Cities are generally becoming more planned and their spaces more controlled. But unplanned and playful spaces, where the population can indulge in often marginal activities with very little administrative and commercial control, are key to the vitality of urban areas.
The city can be host to unregulated movements and activities such as: skateboarding and rollerblading; recreational cycling from Regents Park to Dunwich Dynamo; park games such as frisbee and rounders; climbing and running – parkour; ‘wall’ sports such as handball and fives; rivers, docks, lakes and ponds for swimming and watersports; urban cricket; basketball, and games that are invented to fit a particular place.
Do cities need to create more opportunities for these activities to happen? Can they be planned and can we make them both attractive and safe at the same time? Do these places and activities need to be protected? How can they be valued to keep the formal development at bay?
We have invited a number ‘players’ to describe the activities and places that make up their playful city. We want to find out what makes them attractive and successful. We will explore in conversation the importance of these ‘discovered’ playful activities to the life of the city and wellbeing of its citizens.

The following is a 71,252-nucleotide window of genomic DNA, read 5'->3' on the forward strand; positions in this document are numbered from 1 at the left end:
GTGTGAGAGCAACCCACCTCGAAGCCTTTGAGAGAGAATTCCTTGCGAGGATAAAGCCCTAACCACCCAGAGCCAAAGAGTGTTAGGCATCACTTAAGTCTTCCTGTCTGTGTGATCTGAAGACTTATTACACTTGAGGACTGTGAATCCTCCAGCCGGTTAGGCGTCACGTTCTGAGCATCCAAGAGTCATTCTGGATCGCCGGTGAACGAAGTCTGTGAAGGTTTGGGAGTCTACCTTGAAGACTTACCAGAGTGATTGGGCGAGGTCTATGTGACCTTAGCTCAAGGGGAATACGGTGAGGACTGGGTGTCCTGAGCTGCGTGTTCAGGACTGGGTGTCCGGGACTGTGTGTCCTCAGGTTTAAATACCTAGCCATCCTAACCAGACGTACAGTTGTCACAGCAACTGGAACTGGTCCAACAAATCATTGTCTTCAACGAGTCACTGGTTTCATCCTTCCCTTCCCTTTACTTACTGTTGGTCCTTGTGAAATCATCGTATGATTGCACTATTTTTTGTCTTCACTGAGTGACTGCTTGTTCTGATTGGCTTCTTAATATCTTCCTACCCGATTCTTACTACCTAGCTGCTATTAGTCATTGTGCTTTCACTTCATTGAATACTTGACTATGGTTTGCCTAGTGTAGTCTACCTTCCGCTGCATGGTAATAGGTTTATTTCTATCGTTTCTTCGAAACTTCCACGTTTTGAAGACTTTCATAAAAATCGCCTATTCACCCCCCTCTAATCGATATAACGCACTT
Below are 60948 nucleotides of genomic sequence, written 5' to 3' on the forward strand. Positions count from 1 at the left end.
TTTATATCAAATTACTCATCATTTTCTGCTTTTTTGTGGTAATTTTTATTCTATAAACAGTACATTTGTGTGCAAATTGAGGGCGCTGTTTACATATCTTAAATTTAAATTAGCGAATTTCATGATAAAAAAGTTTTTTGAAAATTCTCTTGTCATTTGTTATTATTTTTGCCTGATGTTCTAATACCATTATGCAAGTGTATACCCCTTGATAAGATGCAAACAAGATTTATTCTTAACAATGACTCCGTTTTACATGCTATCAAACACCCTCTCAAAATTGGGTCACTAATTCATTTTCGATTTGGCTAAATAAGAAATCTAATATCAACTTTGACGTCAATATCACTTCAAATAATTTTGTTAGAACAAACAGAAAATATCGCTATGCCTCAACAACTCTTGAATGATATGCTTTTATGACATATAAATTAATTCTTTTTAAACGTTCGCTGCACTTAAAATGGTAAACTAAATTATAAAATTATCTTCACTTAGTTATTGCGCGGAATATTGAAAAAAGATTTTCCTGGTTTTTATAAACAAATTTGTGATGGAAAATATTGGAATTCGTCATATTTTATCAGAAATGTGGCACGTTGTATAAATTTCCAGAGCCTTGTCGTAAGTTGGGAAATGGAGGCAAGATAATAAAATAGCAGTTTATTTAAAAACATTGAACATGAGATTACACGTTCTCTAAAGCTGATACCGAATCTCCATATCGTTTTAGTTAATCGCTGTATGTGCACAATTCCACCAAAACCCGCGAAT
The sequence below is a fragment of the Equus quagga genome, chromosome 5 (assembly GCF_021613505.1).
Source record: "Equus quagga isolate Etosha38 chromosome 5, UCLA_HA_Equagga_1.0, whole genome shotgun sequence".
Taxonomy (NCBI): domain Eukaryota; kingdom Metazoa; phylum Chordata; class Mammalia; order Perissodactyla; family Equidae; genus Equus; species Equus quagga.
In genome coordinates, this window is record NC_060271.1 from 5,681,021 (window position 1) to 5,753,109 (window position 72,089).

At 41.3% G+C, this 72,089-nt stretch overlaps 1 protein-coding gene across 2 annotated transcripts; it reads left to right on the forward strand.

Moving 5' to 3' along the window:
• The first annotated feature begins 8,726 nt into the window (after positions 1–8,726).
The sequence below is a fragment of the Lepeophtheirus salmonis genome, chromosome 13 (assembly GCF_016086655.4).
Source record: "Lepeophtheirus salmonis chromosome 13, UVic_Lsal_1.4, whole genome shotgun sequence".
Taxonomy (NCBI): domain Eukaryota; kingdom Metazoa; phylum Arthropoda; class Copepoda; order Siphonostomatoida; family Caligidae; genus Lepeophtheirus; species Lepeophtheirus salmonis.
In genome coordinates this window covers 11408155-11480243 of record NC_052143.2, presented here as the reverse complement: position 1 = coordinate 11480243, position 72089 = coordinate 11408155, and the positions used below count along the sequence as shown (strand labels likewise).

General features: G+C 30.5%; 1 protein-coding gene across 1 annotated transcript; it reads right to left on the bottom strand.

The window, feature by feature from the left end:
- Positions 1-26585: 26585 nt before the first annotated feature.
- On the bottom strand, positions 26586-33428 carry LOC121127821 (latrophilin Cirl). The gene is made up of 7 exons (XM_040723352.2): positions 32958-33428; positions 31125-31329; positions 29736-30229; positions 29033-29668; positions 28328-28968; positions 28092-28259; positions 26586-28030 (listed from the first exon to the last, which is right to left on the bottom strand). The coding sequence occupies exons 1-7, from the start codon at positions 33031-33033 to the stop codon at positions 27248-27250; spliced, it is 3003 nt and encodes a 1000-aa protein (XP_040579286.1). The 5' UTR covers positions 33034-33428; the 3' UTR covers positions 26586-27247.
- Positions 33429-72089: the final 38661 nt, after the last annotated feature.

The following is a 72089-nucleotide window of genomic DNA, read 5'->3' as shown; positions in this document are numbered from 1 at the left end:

- Christophe Egret, Studio Egret West
- Sebastien Foucan, Foucan Free Running Academy
- Emily Scoones, Ramboll / Eton Fives Association
- Jane Wernick, engineersHRW
- Christian Spencer-Davies, AMODELS
- Dr Oli Mould, Royal Holloway University of London
Chair: Steve Williamson, Happold Foundation
Those attending will be invited to participate in the discussions and describe their own places or activities in the Playful City.
City Conversations is a series of informative thought-leadership discussions around the big issues that are changing our cities – growth, technology, resource efficiency and climate change. The conversations address not only the new and changing infrastructure of cities but also how these are brought about and their impact on the lifestyle and wellbeing of citizens. They are produced by The Happold Foundation and ngenuity with support from The Built Environment Trust.